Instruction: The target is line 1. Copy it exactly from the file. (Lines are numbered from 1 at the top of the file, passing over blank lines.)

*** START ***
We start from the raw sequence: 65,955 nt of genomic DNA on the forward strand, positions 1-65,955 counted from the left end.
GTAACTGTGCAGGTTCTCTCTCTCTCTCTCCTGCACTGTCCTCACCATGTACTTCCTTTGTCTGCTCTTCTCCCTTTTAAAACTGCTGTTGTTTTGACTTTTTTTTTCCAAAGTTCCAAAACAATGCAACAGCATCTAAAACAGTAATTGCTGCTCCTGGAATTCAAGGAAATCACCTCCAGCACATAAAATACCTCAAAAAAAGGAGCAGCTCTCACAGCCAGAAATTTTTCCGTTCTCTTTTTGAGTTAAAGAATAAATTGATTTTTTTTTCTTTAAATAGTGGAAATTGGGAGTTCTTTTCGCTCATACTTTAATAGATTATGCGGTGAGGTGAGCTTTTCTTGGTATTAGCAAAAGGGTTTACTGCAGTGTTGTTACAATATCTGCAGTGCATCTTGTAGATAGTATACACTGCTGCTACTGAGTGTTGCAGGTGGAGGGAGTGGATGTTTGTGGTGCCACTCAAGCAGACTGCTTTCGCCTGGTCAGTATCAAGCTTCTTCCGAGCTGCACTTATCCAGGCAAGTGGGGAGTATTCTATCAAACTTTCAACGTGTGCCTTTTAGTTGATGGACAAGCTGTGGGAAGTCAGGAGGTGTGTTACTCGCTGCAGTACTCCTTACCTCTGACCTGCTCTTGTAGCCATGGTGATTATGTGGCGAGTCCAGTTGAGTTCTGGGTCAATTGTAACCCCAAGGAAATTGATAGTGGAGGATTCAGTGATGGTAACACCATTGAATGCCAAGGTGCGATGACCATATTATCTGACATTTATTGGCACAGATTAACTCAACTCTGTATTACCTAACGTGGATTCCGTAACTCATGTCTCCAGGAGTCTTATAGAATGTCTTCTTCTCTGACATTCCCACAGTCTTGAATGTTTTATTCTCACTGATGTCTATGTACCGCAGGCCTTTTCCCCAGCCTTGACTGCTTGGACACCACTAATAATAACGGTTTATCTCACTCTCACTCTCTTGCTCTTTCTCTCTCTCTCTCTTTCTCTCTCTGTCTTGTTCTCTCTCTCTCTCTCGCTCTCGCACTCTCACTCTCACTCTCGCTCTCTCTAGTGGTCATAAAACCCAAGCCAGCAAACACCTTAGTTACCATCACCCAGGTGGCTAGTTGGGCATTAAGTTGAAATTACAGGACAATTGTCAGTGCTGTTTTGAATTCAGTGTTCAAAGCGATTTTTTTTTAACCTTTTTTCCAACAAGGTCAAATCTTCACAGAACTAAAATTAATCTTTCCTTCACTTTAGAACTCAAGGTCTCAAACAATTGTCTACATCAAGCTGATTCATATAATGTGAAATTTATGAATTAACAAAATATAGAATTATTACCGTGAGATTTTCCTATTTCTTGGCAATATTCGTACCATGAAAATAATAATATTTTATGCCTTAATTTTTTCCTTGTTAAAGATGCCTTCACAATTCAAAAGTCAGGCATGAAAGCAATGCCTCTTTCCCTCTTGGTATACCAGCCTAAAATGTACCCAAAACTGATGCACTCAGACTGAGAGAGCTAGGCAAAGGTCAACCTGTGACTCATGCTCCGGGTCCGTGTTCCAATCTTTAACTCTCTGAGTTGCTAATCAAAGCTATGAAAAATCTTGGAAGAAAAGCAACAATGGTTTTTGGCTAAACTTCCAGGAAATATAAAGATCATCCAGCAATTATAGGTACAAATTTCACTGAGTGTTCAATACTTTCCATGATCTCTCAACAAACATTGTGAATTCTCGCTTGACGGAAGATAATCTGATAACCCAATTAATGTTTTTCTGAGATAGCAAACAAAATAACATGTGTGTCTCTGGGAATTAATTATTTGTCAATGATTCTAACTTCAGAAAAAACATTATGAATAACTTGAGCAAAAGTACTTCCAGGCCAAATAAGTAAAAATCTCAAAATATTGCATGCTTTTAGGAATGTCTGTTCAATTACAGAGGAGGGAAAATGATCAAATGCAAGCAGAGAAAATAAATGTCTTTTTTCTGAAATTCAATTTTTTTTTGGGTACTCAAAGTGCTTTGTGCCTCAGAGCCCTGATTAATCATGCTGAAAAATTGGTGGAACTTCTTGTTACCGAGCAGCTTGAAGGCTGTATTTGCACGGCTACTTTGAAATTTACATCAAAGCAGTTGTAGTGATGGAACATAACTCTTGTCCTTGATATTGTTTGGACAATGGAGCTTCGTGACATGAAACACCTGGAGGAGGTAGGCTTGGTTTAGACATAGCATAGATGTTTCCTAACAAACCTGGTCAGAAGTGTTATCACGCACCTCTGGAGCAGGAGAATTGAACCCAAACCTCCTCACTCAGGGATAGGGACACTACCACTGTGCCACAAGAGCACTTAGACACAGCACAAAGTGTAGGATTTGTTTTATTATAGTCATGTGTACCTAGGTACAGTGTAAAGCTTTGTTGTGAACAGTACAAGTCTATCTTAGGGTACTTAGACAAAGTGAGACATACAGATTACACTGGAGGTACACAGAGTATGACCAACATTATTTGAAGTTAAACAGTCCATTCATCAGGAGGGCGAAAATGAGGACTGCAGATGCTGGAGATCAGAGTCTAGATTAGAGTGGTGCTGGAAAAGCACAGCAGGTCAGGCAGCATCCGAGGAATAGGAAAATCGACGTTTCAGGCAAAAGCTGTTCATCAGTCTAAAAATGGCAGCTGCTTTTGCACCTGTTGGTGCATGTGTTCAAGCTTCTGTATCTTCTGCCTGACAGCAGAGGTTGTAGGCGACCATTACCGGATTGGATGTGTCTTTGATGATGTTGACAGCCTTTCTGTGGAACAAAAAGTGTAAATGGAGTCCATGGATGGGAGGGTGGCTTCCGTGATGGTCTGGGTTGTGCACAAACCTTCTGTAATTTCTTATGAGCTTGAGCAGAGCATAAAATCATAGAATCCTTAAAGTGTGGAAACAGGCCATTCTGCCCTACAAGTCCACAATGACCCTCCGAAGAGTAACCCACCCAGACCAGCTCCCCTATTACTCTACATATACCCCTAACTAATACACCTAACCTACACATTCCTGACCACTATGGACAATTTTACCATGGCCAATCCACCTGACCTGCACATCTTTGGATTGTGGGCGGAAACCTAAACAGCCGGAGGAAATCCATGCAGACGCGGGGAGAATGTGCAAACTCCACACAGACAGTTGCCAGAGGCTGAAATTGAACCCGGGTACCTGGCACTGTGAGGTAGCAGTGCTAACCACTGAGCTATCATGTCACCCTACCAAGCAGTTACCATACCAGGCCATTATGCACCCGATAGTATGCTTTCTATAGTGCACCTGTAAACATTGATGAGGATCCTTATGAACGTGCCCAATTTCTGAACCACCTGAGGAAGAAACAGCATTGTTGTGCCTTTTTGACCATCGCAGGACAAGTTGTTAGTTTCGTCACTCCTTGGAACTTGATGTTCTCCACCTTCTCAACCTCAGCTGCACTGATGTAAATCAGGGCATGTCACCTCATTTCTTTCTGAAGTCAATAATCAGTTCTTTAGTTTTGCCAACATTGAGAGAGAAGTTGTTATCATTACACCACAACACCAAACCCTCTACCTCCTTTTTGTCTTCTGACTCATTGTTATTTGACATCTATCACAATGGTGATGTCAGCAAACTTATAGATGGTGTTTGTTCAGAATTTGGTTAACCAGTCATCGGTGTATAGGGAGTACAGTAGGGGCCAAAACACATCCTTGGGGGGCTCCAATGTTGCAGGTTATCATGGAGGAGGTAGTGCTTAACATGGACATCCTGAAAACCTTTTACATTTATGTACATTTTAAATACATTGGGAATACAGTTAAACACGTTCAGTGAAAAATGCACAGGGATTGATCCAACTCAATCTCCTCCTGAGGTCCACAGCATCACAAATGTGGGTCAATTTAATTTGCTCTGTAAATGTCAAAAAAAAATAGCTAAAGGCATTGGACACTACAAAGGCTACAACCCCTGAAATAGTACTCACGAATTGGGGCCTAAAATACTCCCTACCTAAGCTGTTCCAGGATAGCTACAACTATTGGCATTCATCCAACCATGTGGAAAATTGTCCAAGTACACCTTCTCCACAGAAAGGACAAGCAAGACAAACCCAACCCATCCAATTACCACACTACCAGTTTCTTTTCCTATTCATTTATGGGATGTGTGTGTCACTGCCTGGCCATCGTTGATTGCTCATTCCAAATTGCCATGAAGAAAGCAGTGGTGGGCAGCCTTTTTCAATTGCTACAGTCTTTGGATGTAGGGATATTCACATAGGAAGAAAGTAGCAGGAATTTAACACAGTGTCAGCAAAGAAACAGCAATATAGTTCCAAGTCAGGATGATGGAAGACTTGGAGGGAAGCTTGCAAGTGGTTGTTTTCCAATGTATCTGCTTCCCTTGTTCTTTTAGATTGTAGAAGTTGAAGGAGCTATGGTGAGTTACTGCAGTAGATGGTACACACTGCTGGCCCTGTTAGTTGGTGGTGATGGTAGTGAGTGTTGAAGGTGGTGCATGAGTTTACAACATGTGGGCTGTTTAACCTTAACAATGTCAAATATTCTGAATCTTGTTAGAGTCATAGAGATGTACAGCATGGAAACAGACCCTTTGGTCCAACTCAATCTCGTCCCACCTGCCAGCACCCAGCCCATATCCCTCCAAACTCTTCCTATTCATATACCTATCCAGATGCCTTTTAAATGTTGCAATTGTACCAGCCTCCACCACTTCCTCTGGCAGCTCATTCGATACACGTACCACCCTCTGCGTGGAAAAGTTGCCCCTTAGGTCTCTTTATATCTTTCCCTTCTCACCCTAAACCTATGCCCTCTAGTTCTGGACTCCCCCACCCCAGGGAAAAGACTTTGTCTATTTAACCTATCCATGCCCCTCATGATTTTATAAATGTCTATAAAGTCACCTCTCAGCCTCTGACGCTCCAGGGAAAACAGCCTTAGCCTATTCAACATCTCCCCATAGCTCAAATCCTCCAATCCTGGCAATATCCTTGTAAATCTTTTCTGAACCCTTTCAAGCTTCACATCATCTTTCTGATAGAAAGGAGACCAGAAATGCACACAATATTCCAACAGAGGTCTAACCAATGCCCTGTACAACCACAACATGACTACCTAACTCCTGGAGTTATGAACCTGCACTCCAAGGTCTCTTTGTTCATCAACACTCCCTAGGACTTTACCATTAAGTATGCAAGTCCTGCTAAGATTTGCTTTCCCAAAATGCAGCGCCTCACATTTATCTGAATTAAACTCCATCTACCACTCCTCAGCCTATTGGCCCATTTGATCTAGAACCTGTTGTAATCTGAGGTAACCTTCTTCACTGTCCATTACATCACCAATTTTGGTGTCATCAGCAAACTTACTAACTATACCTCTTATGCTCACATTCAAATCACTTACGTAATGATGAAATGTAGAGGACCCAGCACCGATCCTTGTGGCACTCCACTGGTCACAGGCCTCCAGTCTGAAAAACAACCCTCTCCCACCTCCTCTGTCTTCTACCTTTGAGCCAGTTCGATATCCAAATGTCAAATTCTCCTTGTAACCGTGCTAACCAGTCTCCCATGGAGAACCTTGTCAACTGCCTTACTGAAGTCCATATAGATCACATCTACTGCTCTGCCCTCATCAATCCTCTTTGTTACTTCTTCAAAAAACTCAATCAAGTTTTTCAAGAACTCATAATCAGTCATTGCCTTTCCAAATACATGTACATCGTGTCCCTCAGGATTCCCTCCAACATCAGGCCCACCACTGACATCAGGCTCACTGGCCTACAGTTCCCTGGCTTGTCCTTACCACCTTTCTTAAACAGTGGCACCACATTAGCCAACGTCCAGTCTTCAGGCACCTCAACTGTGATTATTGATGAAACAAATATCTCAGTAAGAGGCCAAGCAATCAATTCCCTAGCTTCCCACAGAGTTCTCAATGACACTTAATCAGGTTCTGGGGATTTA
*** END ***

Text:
We start from the raw sequence: 65,955 nt of genomic DNA on the forward strand, positions 1-65,955 counted from the left end.